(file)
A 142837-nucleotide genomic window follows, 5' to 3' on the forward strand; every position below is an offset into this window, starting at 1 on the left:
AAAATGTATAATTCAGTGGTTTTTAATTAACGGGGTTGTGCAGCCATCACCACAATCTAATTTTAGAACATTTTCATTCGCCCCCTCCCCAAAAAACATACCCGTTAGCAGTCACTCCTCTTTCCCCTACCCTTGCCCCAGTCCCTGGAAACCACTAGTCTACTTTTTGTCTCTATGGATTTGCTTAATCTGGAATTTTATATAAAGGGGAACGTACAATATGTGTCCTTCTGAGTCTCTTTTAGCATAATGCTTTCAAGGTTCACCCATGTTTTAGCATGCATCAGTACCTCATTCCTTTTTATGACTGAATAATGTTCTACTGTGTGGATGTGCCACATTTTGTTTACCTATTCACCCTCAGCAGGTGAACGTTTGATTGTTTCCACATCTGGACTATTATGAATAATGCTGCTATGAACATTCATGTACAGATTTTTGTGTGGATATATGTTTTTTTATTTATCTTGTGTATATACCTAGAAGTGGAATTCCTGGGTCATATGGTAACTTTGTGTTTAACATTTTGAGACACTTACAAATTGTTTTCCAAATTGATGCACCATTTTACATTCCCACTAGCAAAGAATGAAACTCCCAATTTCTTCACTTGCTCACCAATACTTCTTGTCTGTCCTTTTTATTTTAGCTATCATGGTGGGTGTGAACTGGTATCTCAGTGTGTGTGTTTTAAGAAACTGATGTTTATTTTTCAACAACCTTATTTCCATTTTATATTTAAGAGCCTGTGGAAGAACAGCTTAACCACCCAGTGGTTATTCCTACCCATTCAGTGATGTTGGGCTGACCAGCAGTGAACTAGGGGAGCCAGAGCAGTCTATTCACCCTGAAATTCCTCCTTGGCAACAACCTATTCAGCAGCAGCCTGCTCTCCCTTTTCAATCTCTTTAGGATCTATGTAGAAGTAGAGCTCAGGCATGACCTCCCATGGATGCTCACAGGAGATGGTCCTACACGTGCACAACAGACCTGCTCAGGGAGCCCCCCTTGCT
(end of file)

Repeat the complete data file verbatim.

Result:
A 142837-nucleotide genomic window follows, 5' to 3' on the forward strand; every position below is an offset into this window, starting at 1 on the left:
AAAATGTATAATTCAGTGGTTTTTAATTAACGGGGTTGTGCAGCCATCACCACAATCTAATTTTAGAACATTTTCATTCGCCCCCTCCCCAAAAAACATACCCGTTAGCAGTCACTCCTCTTTCCCCTACCCTTGCCCCAGTCCCTGGAAACCACTAGTCTACTTTTTGTCTCTATGGATTTGCTTAATCTGGAATTTTATATAAAGGGGAACGTACAATATGTGTCCTTCTGAGTCTCTTTTAGCATAATGCTTTCAAGGTTCACCCATGTTTTAGCATGCATCAGTACCTCATTCCTTTTTATGACTGAATAATGTTCTACTGTGTGGATGTGCCACATTTTGTTTACCTATTCACCCTCAGCAGGTGAACGTTTGATTGTTTCCACATCTGGACTATTATGAATAATGCTGCTATGAACATTCATGTACAGATTTTTGTGTGGATATATGTTTTTTTATTTATCTTGTGTATATACCTAGAAGTGGAATTCCTGGGTCATATGGTAACTTTGTGTTTAACATTTTGAGACACTTACAAATTGTTTTCCAAATTGATGCACCATTTTACATTCCCACTAGCAAAGAATGAAACTCCCAATTTCTTCACTTGCTCACCAATACTTCTTGTCTGTCCTTTTTATTTTAGCTATCATGGTGGGTGTGAACTGGTATCTCAGTGTGTGTGTTTTAAGAAACTGATGTTTATTTTTCAACAACCTTATTTCCATTTTATATTTAAGAGCCTGTGGAAGAACAGCTTAACCACCCAGTGGTTATTCCTACCCATTCAGTGATGTTGGGCTGACCAGCAGTGAACTAGGGGAGCCAGAGCAGTCTATTCACCCTGAAATTCCTCCTTGGCAACAACCTATTCAGCAGCAGCCTGCTCTCCCTTTTCAATCTCTTTAGGATCTATGTAGAAGTAGAGCTCAGGCATGACCTCCCATGGATGCTCACAGGAGATGGTCCTACACGTGCACAACAGACCTGCTCAGGGAGCCCCCCTTGCT